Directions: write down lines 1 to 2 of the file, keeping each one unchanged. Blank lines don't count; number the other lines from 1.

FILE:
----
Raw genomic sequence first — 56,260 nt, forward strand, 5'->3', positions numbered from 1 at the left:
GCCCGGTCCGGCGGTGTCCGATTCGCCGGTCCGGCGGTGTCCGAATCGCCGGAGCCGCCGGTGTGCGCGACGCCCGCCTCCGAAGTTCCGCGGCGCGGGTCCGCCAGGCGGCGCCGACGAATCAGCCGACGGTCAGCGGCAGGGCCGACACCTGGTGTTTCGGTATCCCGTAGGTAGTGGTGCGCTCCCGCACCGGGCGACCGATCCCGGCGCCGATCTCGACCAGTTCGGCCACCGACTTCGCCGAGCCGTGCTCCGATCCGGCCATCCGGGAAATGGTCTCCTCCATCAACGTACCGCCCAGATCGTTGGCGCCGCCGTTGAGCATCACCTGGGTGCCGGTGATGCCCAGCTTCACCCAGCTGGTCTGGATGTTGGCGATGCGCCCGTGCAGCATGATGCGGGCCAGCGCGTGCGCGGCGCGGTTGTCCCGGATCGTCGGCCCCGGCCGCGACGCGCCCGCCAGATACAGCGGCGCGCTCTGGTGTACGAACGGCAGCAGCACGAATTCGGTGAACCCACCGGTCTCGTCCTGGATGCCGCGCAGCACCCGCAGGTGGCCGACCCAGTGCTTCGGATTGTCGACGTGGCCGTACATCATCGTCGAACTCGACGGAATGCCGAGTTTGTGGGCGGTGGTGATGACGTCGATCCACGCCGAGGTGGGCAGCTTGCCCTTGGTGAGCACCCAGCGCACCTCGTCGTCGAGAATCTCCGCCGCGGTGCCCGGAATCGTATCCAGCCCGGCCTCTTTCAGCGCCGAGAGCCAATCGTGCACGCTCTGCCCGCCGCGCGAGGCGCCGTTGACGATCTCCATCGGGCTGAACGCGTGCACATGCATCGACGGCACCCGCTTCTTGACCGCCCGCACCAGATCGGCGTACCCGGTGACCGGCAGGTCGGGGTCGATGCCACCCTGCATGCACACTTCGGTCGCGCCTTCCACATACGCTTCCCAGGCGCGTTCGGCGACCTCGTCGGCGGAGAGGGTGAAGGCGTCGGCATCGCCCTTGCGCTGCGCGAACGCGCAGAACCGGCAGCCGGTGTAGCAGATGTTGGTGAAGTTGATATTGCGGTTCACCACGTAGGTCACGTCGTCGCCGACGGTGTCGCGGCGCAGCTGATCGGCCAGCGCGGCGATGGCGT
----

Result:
Raw genomic sequence first — 56,260 nt, forward strand, 5'->3', positions numbered from 1 at the left:
GCCCGGTCCGGCGGTGTCCGATTCGCCGGTCCGGCGGTGTCCGAATCGCCGGAGCCGCCGGTGTGCGCGACGCCCGCCTCCGAAGTTCCGCGGCGCGGGTCCGCCAGGCGGCGCCGACGAATCAGCCGACGGTCAGCGGCAGGGCCGACACCTGGTGTTTCGGTATCCCGTAGGTAGTGGTGCGCTCCCGCACCGGGCGACCGATCCCGGCGCCGATCTCGACCAGTTCGGCCACCGACTTCGCCGAGCCGTGCTCCGATCCGGCCATCCGGGAAATGGTCTCCTCCATCAACGTACCGCCCAGATCGTTGGCGCCGCCGTTGAGCATCACCTGGGTGCCGGTGATGCCCAGCTTCACCCAGCTGGTCTGGATGTTGGCGATGCGCCCGTGCAGCATGATGCGGGCCAGCGCGTGCGCGGCGCGGTTGTCCCGGATCGTCGGCCCCGGCCGCGACGCGCCCGCCAGATACAGCGGCGCGCTCTGGTGTACGAACGGCAGCAGCACGAATTCGGTGAACCCACCGGTCTCGTCCTGGATGCCGCGCAGCACCCGCAGGTGGCCGACCCAGTGCTTCGGATTGTCGACGTGGCCGTACATCATCGTCGAACTCGACGGAATGCCGAGTTTGTGGGCGGTGGTGATGACGTCGATCCACGCCGAGGTGGGCAGCTTGCCCTTGGTGAGCACCCAGCGCACCTCGTCGTCGAGAATCTCCGCCGCGGTGCCCGGAATCGTATCCAGCCCGGCCTCTTTCAGCGCCGAGAGCCAATCGTGCACGCTCTGCCCGCCGCGCGAGGCGCCGTTGACGATCTCCATCGGGCTGAACGCGTGCACATGCATCGACGGCACCCGCTTCTTGACCGCCCGCACCAGATCGGCGTACCCGGTGACCGGCAGGTCGGGGTCGATGCCACCCTGCATGCACACTTCGGTCGCGCCTTCCACATACGCTTCCCAGGCGCGTTCGGCGACCTCGTCGGCGGAGAGGGTGAAGGCGTCGGCATCGCCCTTGCGCTGCGCGAACGCGCAGAACCGGCAGCCGGTGTAGCAGATGTTGGTGAAGTTGATATTGCGGTTCACCACGTAGGTCACGTCGTCGCCGACGGTGTCGCGGCGCAGCTGATCGGCCAGCGCGGCGATGGCGT